John and J.D. from TCS headed to Amtrak's Ivy City Yard in Washington, DC last August to record the ACS-64 sounds you'll hear on the WOWSound decoders. Working with Amtrak officials was a breeze - they helped with everything on their end to secure the shoot date and available locomotives. We recorded several locomotives as they became available throughout the day.
Several challenges awaited the crew as they crawled around and through the locomotive to record the required sounds. Rain showers threatened to drown the entire project, but our crew dodged around the raindrops with microphones in tow. Catenary power also disappeared for a bit, but the Amtrak yard crews worked diligently - quickly restoring power and getting us up and recording again.
Through we ran out of time during the first engineers' shift, Amtrak officials graciously approved us to continue recording through a second shift, providing us the opportunity to perfectly capture the sounds of the Siemens ACS-64.
At the end of a long recording day, we headed home with a comprehensive library of sounds that you'll find on every Bachmann ACS-64. We are grateful for the excellent support of Amtrak throughout this process.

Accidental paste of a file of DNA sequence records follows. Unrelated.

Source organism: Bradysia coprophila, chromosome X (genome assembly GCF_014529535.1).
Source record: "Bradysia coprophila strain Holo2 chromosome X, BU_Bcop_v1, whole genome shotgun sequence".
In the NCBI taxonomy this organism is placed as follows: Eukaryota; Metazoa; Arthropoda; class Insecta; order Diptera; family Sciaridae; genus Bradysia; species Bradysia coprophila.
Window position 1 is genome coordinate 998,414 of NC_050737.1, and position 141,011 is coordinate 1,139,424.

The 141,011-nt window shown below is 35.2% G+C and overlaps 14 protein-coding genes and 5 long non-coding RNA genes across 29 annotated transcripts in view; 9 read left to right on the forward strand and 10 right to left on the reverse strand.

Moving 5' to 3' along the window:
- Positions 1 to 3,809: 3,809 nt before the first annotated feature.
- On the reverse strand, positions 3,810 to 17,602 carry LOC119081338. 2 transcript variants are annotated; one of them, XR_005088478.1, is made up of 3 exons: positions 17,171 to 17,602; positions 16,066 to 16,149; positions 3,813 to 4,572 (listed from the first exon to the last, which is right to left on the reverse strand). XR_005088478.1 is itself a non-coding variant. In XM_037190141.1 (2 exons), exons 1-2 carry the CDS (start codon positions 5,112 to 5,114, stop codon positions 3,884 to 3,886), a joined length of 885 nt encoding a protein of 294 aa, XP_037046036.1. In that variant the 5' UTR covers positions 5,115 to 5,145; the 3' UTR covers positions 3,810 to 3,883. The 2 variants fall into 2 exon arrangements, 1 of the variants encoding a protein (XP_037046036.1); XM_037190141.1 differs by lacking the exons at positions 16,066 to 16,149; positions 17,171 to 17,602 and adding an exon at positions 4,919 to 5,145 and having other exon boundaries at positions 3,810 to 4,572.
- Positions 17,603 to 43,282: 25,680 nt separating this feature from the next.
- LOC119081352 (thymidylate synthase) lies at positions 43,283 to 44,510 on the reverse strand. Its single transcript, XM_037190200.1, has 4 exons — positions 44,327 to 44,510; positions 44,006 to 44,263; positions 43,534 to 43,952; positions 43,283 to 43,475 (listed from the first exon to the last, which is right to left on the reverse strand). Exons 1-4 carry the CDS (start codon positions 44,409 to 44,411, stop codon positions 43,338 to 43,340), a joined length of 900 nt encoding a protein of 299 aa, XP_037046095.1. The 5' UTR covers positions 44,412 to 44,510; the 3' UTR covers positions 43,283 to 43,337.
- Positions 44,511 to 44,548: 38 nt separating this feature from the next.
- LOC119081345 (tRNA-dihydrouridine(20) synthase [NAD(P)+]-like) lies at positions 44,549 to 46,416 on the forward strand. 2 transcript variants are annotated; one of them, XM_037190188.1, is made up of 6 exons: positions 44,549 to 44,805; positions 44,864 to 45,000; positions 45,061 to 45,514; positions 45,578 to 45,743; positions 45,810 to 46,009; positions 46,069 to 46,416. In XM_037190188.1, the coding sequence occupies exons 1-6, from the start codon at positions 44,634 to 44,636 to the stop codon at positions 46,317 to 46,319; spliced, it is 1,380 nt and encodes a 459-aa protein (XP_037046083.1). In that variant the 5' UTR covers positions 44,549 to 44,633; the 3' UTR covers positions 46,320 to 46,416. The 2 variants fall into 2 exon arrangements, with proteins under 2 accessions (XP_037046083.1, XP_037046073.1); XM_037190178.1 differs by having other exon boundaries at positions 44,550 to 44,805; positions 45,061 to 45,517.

The much-awaited Bachmann ACS-64 is shipping now and will soon be available from retailers and hobby shops across the country! Make sure to find a home for this amazing model on your layout!
Check out all the cool behind-the-scenes photos from our recording trip below:
As we entered the offices at the Ivy City Shops in Washington D.C. we came across this beautiful inlaid floor tile (~1' x 2') celebrating the work they do here.
Though we started recording on engine #621 part way through the day we had to switch to engine #600. #621 was required for servicing in the shop.
Here you can see JD from TCS in the cab setting up the recording equipment again.
How would you like to troubleshoot that wiring?
We were able to obtain clean recordings of the sounds of the pantograph going up and down from the service walkways. It was cool to hear the crack of the arc jump when the pantrographs engaged the wire. And oh yes, we got that sound included in the decoder as well!
Turntables still exist in modern locomotive facilities as evidenced by this beautiful one in the Ivy City yard.
In case you were curious about the inside of the ACS-64. Above left is the view from the cab down the center walkway through the belly of the ACS-64. The door at the far-end is the entrance to the other cab. Above right is the lavatory which is located along the hallway.
Nathan Airchime horns atop the ACS-64.
Cab view of the ACS-64 #600.
We commend Amtrak's gracious salute to our Veterans with this commemorative locomotive.